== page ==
标题（title）：The Social Consequences of Literacy in Medieval Scandinavia
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Between 1000 and 1536 Scandinavia was transformed from a conglomerate of largely pre-state societies to societies characterized by state governments. Its most important single aspect was the increasing monopolization of 'legitimate' violence by the state. But Church and State also used literacy to strengthen social control, and they did so in central and important areas: jurisdiction, religious conformity and accounting. Thus, they hoped to control the areas they understood to be most important. Their intentions were largely fulfilled. The main driving force behind the transition to state societies was the monopolization of legitimate violence, but the use of literacy made a difference as well. By writing down oral 'laws', and by increasingly resorting to writing in traditionally oral judicial procedures, the state gradually gained control of institutionalized social practices with a minimum of 'legitimate violence'. Written laws made social norms more precise and easier to change, a necessity in an increasingly complex society. Writing also strengthened social cohesion by creating common religious rituals, procedures and narratives. Written accounts made taxation more stable and therefore seem more just and acceptable. The basic social transformations of the period cannot be attributed to increasing literacy alone. But the written word rendered the reorganization of society in Scandinavia more peaceful and gradual, strengthened social conformity and cohesion.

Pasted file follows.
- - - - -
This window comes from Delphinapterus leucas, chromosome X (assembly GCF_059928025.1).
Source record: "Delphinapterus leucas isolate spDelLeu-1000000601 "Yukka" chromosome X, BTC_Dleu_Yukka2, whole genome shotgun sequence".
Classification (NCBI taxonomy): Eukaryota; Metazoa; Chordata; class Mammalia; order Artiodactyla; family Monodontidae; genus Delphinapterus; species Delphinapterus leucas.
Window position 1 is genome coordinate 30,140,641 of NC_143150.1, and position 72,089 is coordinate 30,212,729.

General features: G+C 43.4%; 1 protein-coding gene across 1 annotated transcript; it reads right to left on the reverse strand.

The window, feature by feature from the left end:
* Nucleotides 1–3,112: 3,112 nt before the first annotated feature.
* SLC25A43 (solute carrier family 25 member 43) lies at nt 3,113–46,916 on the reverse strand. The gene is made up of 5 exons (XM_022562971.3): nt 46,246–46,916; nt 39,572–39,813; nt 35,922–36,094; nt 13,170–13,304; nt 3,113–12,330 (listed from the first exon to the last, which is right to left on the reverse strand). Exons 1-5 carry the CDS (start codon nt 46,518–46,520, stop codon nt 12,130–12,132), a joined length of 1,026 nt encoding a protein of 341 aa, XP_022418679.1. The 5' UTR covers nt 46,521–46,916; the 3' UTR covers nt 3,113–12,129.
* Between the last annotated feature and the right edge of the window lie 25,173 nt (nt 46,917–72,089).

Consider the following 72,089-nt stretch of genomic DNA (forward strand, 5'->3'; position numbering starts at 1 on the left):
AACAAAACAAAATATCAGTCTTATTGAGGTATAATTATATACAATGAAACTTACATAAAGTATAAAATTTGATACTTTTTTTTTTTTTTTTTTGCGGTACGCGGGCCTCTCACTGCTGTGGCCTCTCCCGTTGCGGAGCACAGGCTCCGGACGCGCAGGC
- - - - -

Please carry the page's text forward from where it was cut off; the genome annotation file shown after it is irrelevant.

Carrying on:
Table of contents :
Chapter 1. Literacy before 1200: Religious Conformity and a New Elite Identity 15
Chapter 2. Literacy 1200-1350: The Construction of Great Organizations 36
Chapter 3. Literacy 1350-1536: The Emergence of a Broad, Literate Elite 157